The Complexities of Castlevania: SOTN – Tertiary Combat Systems

December 12th, 2017


[When developing Castlevania: Symphony of the Night, director Koji Igarashi wanted to make a game which would “overturn player’s ideas about Castlevania, yet also feel like a Castlevania game”. In pursuing this vision, his team made SOTN’s game system much more complex, incorporating RPG systems and a wide variety of nuanced player actions. This series of articles will examine how these additions shape SOTN’s core gameplay of moving through space to dodge and attack enemies.]

SOTN’s movement mechanics, standard weapons, and subweapons leverage the game’s core spatial and timing dynamics to offer the player various means of engaging with enemies (dancing up close with fists, aiming a projectile at a distance, etc.). However, the developers also made some weapons and mechanics too abstract, nuanced, or only particular to certain cases. As such, these parts of the game system fall way beyond the reach of the average player. SOTN’s tertiary systems generally fall into the same category, wasteful portions of the game design which contribute very little to SOTN’s core gameplay.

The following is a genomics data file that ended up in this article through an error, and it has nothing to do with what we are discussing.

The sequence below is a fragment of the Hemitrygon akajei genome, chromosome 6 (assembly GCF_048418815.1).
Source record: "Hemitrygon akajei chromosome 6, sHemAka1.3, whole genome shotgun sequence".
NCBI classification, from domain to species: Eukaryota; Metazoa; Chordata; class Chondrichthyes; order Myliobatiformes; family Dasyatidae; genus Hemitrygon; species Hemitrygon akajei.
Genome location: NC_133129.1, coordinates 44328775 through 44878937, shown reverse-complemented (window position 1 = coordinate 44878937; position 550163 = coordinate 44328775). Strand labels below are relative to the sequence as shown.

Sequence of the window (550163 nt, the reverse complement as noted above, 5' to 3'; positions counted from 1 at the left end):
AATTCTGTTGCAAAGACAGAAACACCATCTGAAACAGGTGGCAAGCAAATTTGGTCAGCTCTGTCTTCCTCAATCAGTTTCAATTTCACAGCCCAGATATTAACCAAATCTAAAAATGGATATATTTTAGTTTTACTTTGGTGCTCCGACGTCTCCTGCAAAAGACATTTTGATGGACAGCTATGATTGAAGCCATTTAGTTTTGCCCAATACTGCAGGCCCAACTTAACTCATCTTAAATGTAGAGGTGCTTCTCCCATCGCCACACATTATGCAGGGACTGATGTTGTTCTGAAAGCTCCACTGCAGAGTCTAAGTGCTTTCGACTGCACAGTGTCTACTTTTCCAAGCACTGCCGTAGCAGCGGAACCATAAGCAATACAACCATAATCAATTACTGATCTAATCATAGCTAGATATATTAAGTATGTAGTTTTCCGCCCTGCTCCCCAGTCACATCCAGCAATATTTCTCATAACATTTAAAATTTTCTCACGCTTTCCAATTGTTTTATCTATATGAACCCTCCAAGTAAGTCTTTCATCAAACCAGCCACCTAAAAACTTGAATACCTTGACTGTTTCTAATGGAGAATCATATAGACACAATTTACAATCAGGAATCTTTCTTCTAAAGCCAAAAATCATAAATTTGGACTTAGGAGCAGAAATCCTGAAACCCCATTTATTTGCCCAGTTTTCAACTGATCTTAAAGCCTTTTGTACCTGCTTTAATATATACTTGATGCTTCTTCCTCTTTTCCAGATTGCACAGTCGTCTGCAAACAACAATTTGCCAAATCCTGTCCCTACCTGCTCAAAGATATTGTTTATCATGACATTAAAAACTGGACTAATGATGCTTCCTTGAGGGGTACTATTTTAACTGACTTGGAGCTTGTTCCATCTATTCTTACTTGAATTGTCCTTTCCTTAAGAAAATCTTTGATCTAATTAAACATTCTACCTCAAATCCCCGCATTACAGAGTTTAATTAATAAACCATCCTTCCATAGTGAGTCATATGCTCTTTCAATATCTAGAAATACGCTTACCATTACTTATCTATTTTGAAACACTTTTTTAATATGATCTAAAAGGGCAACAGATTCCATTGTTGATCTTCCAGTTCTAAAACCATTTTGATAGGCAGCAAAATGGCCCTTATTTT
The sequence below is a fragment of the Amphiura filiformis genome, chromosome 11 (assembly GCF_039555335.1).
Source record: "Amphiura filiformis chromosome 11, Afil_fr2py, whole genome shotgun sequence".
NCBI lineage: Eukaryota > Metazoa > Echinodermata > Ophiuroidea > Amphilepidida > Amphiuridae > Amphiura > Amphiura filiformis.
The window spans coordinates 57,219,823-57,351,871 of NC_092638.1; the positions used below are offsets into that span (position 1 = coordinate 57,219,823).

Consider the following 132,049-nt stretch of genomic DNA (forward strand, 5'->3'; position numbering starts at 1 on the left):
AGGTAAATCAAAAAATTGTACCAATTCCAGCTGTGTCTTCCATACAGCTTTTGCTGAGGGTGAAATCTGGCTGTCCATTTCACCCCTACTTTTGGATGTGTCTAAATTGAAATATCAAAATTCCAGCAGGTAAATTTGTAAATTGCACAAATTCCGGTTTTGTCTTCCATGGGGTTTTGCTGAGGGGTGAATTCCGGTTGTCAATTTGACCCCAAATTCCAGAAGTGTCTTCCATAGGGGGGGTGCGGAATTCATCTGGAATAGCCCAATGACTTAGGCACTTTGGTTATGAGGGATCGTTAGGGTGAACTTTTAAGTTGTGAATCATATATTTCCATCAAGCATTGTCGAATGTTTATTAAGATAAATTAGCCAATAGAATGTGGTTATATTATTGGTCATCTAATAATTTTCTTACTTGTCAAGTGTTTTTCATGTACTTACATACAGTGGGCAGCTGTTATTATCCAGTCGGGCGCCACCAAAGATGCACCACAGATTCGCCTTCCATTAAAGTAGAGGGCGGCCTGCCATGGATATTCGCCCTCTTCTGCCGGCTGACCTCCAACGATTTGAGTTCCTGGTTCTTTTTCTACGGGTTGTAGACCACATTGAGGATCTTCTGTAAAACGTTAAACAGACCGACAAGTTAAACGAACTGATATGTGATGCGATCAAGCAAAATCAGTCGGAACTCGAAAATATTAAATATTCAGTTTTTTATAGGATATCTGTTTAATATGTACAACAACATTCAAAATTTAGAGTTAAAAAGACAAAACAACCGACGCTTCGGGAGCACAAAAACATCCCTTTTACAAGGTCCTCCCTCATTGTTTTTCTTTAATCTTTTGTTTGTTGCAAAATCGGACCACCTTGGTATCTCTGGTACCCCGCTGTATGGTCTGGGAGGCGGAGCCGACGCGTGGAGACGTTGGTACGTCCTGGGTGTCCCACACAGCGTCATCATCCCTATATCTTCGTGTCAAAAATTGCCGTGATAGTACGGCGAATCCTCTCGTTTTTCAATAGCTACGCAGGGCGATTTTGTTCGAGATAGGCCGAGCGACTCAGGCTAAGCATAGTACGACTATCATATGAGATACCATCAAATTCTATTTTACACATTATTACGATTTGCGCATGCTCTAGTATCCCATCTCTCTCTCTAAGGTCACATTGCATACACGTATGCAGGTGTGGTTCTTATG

Expendable Weapons

The player can find various single use weapons throughout Dracula’s castle, such as javelins or TNT. These items function much like subweapons, but the pick-ups aren’t very common, leaving the player with few opportunities to experiment and figure out how best to work these attacks into their repertoire.

Furthermore, using an expendable weapon requires the player pause the game, unequip their current weapon, equip the expendable weapon, unpause, and then use the weapon. As players probably won’t have too many expendable weapons in hand, they’ll likely have to repeat the process soon after to re-equip their original weapon. So the interface acts as a further barrier to entry.